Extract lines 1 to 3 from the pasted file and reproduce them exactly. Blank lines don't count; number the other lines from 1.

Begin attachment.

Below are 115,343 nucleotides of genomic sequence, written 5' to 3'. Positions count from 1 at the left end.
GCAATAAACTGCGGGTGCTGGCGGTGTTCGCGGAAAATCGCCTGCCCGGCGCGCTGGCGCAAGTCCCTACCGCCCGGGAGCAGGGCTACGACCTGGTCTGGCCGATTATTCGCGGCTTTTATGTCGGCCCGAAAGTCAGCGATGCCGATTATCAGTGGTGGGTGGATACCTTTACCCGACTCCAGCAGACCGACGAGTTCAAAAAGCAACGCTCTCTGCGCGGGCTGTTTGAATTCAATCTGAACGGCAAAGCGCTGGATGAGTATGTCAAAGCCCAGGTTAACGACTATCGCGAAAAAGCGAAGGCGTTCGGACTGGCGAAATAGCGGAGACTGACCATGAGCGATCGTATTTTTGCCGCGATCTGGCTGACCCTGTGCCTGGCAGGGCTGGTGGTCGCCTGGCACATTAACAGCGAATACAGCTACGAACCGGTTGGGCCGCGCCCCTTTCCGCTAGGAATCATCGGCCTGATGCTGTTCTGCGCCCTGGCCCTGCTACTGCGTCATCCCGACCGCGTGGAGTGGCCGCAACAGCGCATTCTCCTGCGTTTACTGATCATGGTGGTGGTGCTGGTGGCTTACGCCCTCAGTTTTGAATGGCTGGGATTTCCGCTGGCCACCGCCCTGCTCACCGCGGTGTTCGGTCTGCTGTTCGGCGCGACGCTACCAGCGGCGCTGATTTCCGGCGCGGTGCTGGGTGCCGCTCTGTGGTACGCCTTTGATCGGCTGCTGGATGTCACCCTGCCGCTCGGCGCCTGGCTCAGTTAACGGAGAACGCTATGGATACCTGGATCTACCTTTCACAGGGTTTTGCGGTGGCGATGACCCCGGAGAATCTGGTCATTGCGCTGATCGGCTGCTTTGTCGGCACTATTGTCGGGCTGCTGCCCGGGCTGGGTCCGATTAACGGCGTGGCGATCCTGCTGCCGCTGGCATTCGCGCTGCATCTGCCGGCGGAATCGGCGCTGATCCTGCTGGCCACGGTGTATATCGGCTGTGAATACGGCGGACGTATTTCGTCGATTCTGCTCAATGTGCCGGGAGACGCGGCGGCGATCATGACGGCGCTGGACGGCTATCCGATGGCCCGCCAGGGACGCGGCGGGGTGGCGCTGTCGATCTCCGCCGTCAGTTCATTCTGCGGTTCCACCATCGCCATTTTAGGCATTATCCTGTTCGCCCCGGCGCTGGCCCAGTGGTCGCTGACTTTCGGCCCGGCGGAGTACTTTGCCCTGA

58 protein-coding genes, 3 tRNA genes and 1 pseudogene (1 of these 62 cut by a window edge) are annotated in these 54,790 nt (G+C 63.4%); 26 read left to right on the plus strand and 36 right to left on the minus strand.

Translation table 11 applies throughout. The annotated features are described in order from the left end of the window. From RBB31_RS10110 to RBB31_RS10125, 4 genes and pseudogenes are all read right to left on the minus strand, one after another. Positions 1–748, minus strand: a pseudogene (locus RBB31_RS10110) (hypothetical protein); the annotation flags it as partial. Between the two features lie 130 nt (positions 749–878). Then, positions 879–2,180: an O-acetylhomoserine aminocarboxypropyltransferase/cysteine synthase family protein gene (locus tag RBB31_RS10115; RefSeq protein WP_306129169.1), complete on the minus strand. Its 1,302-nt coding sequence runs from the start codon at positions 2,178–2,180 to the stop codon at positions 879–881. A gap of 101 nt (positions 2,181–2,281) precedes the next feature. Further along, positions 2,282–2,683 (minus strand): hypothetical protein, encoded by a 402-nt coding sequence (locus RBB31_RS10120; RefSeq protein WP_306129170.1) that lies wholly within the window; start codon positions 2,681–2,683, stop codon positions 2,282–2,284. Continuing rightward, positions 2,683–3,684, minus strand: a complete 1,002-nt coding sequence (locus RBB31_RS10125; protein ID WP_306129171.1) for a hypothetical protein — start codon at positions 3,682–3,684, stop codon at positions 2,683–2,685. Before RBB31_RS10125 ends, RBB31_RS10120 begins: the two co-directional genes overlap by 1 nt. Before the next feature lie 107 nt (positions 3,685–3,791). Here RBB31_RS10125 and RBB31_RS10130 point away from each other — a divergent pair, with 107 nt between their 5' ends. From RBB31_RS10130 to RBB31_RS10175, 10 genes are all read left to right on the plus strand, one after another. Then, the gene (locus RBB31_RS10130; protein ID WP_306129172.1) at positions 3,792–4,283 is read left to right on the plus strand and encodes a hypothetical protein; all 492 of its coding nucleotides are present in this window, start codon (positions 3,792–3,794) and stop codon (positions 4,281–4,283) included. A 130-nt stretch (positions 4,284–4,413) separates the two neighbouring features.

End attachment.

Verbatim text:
Below are 115,343 nucleotides of genomic sequence, written 5' to 3'. Positions count from 1 at the left end.
GCAATAAACTGCGGGTGCTGGCGGTGTTCGCGGAAAATCGCCTGCCCGGCGCGCTGGCGCAAGTCCCTACCGCCCGGGAGCAGGGCTACGACCTGGTCTGGCCGATTATTCGCGGCTTTTATGTCGGCCCGAAAGTCAGCGATGCCGATTATCAGTGGTGGGTGGATACCTTTACCCGACTCCAGCAGACCGACGAGTTCAAAAAGCAACGCTCTCTGCGCGGGCTGTTTGAATTCAATCTGAACGGCAAAGCGCTGGATGAGTATGTCAAAGCCCAGGTTAACGACTATCGCGAAAAAGCGAAGGCGTTCGGACTGGCGAAATAGCGGAGACTGACCATGAGCGATCGTATTTTTGCCGCGATCTGGCTGACCCTGTGCCTGGCAGGGCTGGTGGTCGCCTGGCACATTAACAGCGAATACAGCTACGAACCGGTTGGGCCGCGCCCCTTTCCGCTAGGAATCATCGGCCTGATGCTGTTCTGCGCCCTGGCCCTGCTACTGCGTCATCCCGACCGCGTGGAGTGGCCGCAACAGCGCATTCTCCTGCGTTTACTGATCATGGTGGTGGTGCTGGTGGCTTACGCCCTCAGTTTTGAATGGCTGGGATTTCCGCTGGCCACCGCCCTGCTCACCGCGGTGTTCGGTCTGCTGTTCGGCGCGACGCTACCAGCGGCGCTGATTTCCGGCGCGGTGCTGGGTGCCGCTCTGTGGTACGCCTTTGATCGGCTGCTGGATGTCACCCTGCCGCTCGGCGCCTGGCTCAGTTAACGGAGAACGCTATGGATACCTGGATCTACCTTTCACAGGGTTTTGCGGTGGCGATGACCCCGGAGAATCTGGTCATTGCGCTGATCGGCTGCTTTGTCGGCACTATTGTCGGGCTGCTGCCCGGGCTGGGTCCGATTAACGGCGTGGCGATCCTGCTGCCGCTGGCATTCGCGCTGCATCTGCCGGCGGAATCGGCGCTGATCCTGCTGGCCACGGTGTATATCGGCTGTGAATACGGCGGACGTATTTCGTCGATTCTGCTCAATGTGCCGGGAGACGCGGCGGCGATCATGACGGCGCTGGACGGCTATCCGATGGCCCGCCAGGGACGCGGCGGGGTGGCGCTGTCGATCTCCGCCGTCAGTTCATTCTGCGGTTCCACCATCGCCATTTTAGGCATTATCCTGTTCGCCCCGGCGCTGGCCCAGTGGTCGCTGACTTTCGGCCCGGCGGAGTACTTTGCCCTGA

58 protein-coding genes, 3 tRNA genes and 1 pseudogene (1 of these 62 cut by a window edge) are annotated in these 54,790 nt (G+C 63.4%); 26 read left to right on the plus strand and 36 right to left on the minus strand.